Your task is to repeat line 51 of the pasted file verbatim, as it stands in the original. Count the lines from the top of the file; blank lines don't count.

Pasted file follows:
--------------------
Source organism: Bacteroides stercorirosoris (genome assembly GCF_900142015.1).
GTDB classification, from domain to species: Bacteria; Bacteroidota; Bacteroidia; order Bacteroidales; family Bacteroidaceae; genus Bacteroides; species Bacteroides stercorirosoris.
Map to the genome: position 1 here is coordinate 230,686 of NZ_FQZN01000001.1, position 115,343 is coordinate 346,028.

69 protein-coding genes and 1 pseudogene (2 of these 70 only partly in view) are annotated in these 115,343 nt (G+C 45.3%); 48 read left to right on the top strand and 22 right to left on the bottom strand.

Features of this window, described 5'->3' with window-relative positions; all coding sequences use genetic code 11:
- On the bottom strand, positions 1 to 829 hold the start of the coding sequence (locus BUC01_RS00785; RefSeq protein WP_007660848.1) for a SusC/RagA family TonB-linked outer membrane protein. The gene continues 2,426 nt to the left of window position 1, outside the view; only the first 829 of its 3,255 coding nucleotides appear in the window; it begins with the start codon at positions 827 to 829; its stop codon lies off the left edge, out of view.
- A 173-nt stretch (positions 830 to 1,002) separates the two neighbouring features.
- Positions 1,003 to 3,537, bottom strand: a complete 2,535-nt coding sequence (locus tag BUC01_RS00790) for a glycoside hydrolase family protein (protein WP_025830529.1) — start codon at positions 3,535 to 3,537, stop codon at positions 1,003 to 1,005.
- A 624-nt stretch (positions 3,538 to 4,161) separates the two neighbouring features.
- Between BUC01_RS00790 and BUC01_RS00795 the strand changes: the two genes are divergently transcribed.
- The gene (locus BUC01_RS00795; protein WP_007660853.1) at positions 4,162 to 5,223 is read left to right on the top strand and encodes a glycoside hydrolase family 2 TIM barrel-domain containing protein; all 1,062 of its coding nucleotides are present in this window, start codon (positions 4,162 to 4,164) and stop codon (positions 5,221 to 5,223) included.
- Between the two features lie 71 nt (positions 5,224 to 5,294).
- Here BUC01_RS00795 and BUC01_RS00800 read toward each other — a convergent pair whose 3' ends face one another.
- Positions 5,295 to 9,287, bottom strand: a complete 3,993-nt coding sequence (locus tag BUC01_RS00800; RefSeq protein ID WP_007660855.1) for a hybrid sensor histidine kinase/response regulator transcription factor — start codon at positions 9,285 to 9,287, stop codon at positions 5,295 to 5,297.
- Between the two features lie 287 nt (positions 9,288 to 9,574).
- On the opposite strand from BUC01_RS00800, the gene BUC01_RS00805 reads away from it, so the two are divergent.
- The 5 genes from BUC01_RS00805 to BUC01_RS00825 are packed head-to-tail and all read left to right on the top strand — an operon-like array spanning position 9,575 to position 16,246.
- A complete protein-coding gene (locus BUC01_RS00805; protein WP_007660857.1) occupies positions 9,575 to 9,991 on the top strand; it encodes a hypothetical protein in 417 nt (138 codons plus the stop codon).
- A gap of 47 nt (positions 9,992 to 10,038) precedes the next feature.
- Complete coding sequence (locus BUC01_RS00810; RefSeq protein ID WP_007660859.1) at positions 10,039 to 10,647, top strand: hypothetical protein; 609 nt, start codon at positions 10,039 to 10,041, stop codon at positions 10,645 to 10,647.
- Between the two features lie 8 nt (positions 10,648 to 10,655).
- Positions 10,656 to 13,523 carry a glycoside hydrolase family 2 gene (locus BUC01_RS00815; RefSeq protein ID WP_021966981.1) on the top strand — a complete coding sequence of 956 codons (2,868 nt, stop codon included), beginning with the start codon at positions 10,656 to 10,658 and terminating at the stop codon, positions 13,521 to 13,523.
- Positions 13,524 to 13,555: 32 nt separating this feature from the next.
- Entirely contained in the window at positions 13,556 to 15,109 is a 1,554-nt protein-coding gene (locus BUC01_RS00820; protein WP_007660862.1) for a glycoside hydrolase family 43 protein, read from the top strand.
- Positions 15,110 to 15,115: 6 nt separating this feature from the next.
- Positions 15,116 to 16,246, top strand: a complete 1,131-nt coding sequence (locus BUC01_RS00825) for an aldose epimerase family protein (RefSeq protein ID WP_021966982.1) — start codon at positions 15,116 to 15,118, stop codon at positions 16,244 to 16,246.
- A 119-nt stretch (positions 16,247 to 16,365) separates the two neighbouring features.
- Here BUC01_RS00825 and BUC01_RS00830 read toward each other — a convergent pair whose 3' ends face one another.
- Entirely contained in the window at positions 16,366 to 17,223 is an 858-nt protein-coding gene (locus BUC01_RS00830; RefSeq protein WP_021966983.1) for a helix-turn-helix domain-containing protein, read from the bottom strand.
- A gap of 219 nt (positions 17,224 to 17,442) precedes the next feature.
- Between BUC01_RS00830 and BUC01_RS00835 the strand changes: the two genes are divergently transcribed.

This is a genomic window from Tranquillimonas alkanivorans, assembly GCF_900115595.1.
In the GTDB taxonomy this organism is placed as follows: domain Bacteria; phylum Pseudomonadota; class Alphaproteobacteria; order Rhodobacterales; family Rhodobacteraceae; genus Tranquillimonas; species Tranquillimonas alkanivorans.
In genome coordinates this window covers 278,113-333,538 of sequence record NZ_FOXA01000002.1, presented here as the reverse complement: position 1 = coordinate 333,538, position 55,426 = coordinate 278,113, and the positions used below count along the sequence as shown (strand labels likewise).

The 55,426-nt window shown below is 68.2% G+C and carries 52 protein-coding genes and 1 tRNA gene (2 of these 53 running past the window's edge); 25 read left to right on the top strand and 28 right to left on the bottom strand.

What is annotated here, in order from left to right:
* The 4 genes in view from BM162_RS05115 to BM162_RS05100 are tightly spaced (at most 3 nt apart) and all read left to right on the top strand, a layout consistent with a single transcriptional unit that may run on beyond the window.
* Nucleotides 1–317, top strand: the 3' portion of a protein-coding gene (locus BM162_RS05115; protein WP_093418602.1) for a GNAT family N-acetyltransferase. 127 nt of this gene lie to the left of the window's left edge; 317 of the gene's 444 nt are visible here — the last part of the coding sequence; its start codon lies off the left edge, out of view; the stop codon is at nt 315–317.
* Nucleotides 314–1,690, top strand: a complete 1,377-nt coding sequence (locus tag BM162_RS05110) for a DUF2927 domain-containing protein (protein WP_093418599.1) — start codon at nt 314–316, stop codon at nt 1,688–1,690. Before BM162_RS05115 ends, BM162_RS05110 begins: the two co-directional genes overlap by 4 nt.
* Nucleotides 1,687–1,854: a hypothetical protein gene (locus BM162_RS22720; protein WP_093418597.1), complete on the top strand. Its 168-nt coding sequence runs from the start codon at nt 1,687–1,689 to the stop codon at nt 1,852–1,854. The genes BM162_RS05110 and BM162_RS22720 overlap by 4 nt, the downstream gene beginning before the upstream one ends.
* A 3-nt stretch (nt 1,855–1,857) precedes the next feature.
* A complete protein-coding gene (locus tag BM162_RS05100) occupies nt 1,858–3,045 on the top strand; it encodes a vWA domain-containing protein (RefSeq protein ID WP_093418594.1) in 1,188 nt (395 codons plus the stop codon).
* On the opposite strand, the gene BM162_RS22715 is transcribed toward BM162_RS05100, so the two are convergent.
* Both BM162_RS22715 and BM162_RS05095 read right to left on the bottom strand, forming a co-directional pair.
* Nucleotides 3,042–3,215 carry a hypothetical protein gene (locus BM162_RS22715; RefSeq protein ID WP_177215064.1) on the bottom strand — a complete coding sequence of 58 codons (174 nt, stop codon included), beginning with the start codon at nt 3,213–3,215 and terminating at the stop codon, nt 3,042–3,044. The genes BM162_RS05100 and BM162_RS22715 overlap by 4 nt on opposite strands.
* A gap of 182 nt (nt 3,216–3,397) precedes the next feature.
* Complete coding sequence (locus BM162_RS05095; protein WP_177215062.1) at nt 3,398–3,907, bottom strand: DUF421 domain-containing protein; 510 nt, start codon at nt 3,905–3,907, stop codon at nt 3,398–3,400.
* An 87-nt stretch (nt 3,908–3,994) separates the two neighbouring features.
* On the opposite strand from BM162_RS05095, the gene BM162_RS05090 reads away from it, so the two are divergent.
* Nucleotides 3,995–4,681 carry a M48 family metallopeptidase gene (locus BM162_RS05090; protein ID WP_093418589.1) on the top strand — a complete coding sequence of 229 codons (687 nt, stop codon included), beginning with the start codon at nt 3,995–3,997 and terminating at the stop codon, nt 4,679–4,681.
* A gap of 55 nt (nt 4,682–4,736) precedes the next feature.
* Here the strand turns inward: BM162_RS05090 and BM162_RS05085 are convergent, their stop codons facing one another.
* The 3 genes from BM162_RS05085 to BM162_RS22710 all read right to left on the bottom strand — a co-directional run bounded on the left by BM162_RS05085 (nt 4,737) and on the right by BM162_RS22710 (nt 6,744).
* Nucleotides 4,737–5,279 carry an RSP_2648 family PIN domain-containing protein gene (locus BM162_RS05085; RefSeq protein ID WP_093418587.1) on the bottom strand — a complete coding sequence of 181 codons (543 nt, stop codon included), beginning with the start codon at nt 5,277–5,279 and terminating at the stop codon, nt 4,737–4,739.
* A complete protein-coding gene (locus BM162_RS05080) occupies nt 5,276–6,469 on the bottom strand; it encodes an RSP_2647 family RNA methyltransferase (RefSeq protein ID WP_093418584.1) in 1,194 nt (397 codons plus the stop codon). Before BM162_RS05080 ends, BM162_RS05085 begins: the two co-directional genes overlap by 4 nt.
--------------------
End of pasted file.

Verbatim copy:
* A gap of 55 nt (nt 4,682–4,736) precedes the next feature.